Information about Ge'ez
Ge’ez is the liturgical language of the Orthodox and Catholic Churches in Eritrea and Ethiopia. Ge’ez is also known as Ethiopic, is one of the first few ancient languages the Bible was translated into as early as the 4th and 5th centuries C.E. According to some Biblical scholars, Ge’ez words are also present in some Hebrew Scriptures (O.T.). In fact, certain non-canonical writings are extant in their full version in Ge’ez only, e.g. the Book of Enoch.
Ge’ez Christian tradition is the oldest in existence in the Sub-Saharan Africa. It traces its origin to the time of the Apostles. In recorded history, Christianity became the state religion of the Axumite Empire (the cradle of Ethiopian and Eritrean civilization) in 330’s C.E. In the centuries which followed, monasticism was introduced from Egypt and liturgical practices developed. Both the monastic life-style and the liturgical practices have made very little changes throughout the centuries.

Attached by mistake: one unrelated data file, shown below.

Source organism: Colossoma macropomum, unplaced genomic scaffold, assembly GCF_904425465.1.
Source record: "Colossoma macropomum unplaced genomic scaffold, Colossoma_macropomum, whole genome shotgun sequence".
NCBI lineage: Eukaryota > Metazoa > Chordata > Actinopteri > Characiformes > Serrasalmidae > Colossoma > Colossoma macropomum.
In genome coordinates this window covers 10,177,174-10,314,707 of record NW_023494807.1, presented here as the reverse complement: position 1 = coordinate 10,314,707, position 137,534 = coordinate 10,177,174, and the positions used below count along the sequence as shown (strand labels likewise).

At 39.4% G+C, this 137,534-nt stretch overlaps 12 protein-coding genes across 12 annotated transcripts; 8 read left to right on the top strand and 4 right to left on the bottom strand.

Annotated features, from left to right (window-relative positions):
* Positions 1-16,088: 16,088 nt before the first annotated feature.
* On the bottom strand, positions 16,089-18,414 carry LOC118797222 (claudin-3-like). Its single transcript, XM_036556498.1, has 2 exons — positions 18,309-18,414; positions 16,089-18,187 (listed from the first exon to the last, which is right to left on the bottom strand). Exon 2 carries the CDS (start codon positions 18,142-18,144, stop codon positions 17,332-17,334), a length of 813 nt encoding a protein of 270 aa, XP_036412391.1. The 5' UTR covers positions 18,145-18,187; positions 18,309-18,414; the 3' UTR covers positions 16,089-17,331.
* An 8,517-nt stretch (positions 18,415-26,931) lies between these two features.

The Ge’ez liturgical hymn (ziema) is credited to St. Yared who lived around 6th century. He is known as Mahletaty Yared, which means Yared the Composer. The Ge’ez Christian tradition kept the liturgical dance and the drum part of its sacred ritual as part of its celebration, which is markedly African. This is a clear testimony of its unique African identity and antiquity.
In Eritrea and Ethiopia, Christians make up to 50% of the total population, the majority of whom being of the Orthodox-Tewahdo tradition. Though Ge’ez is no more a spoken language, it is used for liturgical services, which can rightly call Ge’ez the sacred language of this ancient African Church.